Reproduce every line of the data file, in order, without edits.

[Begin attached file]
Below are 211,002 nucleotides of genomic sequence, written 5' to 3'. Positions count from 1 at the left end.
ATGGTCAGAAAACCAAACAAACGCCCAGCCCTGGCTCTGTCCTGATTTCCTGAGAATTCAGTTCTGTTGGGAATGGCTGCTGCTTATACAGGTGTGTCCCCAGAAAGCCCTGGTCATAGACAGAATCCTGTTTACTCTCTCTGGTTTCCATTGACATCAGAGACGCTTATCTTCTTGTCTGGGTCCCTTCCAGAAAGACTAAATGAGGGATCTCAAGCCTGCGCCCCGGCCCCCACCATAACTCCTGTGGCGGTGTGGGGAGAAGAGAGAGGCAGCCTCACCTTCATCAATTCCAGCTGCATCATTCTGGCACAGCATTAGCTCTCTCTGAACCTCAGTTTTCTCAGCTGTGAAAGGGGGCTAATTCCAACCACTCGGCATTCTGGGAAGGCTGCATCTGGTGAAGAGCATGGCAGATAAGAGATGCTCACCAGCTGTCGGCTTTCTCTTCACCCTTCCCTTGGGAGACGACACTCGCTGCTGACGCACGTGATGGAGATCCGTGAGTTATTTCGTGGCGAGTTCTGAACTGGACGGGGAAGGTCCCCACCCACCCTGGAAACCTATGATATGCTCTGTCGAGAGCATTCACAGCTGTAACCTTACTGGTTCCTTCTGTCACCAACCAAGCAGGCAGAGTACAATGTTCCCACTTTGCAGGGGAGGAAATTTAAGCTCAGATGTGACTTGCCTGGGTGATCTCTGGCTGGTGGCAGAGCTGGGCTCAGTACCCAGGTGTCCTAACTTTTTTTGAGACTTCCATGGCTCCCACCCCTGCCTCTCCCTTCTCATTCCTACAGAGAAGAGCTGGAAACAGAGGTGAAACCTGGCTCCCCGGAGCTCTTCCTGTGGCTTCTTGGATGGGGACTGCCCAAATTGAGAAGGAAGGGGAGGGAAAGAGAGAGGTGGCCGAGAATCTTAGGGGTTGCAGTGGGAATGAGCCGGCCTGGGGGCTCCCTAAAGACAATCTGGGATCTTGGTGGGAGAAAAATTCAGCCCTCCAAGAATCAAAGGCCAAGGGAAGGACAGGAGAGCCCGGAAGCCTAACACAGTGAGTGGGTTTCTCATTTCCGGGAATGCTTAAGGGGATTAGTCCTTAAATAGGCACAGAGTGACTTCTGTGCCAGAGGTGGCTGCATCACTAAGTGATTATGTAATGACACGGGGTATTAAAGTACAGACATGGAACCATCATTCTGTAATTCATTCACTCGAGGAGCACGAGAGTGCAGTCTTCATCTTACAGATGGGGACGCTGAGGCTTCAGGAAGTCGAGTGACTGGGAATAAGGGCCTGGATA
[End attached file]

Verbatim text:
Below are 211,002 nucleotides of genomic sequence, written 5' to 3'. Positions count from 1 at the left end.
ATGGTCAGAAAACCAAACAAACGCCCAGCCCTGGCTCTGTCCTGATTTCCTGAGAATTCAGTTCTGTTGGGAATGGCTGCTGCTTATACAGGTGTGTCCCCAGAAAGCCCTGGTCATAGACAGAATCCTGTTTACTCTCTCTGGTTTCCATTGACATCAGAGACGCTTATCTTCTTGTCTGGGTCCCTTCCAGAAAGACTAAATGAGGGATCTCAAGCCTGCGCCCCGGCCCCCACCATAACTCCTGTGGCGGTGTGGGGAGAAGAGAGAGGCAGCCTCACCTTCATCAATTCCAGCTGCATCATTCTGGCACAGCATTAGCTCTCTCTGAACCTCAGTTTTCTCAGCTGTGAAAGGGGGCTAATTCCAACCACTCGGCATTCTGGGAAGGCTGCATCTGGTGAAGAGCATGGCAGATAAGAGATGCTCACCAGCTGTCGGCTTTCTCTTCACCCTTCCCTTGGGAGACGACACTCGCTGCTGACGCACGTGATGGAGATCCGTGAGTTATTTCGTGGCGAGTTCTGAACTGGACGGGGAAGGTCCCCACCCACCCTGGAAACCTATGATATGCTCTGTCGAGAGCATTCACAGCTGTAACCTTACTGGTTCCTTCTGTCACCAACCAAGCAGGCAGAGTACAATGTTCCCACTTTGCAGGGGAGGAAATTTAAGCTCAGATGTGACTTGCCTGGGTGATCTCTGGCTGGTGGCAGAGCTGGGCTCAGTACCCAGGTGTCCTAACTTTTTTTGAGACTTCCATGGCTCCCACCCCTGCCTCTCCCTTCTCATTCCTACAGAGAAGAGCTGGAAACAGAGGTGAAACCTGGCTCCCCGGAGCTCTTCCTGTGGCTTCTTGGATGGGGACTGCCCAAATTGAGAAGGAAGGGGAGGGAAAGAGAGAGGTGGCCGAGAATCTTAGGGGTTGCAGTGGGAATGAGCCGGCCTGGGGGCTCCCTAAAGACAATCTGGGATCTTGGTGGGAGAAAAATTCAGCCCTCCAAGAATCAAAGGCCAAGGGAAGGACAGGAGAGCCCGGAAGCCTAACACAGTGAGTGGGTTTCTCATTTCCGGGAATGCTTAAGGGGATTAGTCCTTAAATAGGCACAGAGTGACTTCTGTGCCAGAGGTGGCTGCATCACTAAGTGATTATGTAATGACACGGGGTATTAAAGTACAGACATGGAACCATCATTCTGTAATTCATTCACTCGAGGAGCACGAGAGTGCAGTCTTCATCTTACAGATGGGGACGCTGAGGCTTCAGGAAGTCGAGTGACTGGGAATAAGGGCCTGGATA